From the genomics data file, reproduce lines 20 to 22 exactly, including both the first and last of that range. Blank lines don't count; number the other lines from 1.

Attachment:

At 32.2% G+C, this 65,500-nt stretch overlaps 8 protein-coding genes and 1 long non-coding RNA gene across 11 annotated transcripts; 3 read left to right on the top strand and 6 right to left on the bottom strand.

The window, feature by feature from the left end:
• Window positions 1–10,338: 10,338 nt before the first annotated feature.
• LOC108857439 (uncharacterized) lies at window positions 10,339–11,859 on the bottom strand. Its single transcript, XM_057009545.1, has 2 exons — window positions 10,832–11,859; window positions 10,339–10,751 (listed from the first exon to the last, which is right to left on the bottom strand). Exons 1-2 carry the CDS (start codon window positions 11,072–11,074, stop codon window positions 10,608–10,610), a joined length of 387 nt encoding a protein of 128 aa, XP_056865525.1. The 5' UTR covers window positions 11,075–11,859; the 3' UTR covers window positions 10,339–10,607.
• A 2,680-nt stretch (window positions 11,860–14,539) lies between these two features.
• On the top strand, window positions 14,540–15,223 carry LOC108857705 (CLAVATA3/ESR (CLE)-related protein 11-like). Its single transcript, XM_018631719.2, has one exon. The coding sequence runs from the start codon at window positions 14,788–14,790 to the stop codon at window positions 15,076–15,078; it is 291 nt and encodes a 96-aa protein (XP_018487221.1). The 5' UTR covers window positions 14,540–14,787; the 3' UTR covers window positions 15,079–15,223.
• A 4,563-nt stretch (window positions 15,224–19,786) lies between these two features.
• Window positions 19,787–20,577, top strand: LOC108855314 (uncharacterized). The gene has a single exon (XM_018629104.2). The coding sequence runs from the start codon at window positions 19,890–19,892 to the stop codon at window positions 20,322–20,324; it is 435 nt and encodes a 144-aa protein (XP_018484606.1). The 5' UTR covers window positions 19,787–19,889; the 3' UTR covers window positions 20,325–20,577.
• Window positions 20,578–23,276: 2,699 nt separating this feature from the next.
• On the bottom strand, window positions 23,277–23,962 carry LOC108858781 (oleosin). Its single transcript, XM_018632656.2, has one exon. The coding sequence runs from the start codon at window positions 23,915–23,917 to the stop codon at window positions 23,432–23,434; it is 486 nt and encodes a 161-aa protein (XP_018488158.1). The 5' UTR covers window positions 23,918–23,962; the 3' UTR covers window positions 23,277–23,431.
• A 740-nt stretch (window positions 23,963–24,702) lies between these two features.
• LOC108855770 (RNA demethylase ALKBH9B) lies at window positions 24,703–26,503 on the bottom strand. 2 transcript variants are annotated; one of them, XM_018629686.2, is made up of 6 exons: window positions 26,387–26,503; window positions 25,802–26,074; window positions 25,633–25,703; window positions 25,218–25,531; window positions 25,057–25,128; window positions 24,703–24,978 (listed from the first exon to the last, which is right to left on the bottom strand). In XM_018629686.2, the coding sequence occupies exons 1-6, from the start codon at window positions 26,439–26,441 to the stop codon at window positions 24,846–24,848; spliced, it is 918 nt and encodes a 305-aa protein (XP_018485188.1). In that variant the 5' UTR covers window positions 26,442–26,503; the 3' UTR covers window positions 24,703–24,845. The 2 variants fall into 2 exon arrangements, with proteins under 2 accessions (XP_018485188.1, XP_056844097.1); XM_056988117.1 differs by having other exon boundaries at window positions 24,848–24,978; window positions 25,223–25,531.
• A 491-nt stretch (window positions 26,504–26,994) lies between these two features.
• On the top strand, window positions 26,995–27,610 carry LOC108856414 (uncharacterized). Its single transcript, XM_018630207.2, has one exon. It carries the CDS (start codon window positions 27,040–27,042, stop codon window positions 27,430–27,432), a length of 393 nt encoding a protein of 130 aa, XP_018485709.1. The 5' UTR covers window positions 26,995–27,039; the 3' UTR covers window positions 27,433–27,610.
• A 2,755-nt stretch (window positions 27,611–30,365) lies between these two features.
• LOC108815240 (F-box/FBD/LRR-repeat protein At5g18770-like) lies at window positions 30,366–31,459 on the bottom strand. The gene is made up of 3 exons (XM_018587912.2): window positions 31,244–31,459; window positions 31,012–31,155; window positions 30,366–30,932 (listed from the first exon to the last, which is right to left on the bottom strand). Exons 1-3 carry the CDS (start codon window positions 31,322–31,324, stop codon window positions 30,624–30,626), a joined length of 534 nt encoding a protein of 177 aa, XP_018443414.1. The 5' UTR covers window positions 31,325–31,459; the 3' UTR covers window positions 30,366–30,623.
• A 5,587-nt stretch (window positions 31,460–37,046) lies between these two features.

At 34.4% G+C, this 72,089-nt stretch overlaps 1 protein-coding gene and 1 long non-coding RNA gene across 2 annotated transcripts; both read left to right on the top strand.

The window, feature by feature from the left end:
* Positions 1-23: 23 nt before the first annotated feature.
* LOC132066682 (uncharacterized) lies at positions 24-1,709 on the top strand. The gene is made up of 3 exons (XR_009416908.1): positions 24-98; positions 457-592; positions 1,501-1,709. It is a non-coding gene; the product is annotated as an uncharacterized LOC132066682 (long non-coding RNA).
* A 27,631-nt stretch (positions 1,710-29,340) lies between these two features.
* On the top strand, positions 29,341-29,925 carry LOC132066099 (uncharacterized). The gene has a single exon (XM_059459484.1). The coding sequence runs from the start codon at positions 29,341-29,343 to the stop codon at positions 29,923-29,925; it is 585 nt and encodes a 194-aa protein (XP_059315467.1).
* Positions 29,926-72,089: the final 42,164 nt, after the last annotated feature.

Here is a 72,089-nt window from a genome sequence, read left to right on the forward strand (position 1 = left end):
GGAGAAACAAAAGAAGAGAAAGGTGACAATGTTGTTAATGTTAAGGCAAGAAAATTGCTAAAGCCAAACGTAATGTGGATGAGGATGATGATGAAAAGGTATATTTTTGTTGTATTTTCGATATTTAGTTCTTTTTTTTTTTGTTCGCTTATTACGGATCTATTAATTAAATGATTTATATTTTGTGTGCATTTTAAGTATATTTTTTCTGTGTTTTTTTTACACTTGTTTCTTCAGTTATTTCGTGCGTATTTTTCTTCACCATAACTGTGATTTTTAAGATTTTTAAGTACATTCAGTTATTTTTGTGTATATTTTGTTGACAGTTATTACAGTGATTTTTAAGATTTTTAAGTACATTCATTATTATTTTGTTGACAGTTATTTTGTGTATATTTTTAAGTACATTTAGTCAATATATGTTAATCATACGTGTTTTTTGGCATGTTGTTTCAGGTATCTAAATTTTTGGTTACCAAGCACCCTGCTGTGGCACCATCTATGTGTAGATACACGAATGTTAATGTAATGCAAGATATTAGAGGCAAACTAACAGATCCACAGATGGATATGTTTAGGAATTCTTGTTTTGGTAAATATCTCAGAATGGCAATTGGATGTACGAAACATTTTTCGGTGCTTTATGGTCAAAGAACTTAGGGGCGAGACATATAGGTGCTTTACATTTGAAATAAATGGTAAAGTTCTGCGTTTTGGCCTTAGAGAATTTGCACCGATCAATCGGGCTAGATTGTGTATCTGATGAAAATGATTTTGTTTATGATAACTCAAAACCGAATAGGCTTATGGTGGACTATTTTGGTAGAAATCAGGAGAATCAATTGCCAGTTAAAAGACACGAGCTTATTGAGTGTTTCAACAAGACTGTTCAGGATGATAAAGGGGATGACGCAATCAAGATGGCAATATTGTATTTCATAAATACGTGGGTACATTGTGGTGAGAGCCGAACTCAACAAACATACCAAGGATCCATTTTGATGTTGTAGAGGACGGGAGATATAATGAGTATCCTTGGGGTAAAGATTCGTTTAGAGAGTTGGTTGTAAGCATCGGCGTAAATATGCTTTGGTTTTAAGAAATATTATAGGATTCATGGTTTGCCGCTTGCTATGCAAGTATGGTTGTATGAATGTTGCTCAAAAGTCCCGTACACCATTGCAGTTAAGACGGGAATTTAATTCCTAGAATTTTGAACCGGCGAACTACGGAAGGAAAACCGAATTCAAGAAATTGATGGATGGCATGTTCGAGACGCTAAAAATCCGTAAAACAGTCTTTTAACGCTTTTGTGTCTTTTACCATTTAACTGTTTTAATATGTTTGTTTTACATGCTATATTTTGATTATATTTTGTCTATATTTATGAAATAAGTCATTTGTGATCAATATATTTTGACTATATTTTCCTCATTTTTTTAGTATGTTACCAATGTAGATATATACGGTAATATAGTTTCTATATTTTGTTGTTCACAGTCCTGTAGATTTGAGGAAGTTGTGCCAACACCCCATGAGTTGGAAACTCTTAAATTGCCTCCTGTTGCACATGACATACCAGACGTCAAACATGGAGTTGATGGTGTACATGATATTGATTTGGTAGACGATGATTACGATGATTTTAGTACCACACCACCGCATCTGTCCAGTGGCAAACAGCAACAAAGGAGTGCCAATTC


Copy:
* Positions 1-23: 23 nt before the first annotated feature.
* LOC132066682 (uncharacterized) lies at positions 24-1,709 on the top strand. The gene is made up of 3 exons (XR_009416908.1): positions 24-98; positions 457-592; positions 1,501-1,709. It is a non-coding gene; the product is annotated as an uncharacterized LOC132066682 (long non-coding RNA).
* A 27,631-nt stretch (positions 1,710-29,340) lies between these two features.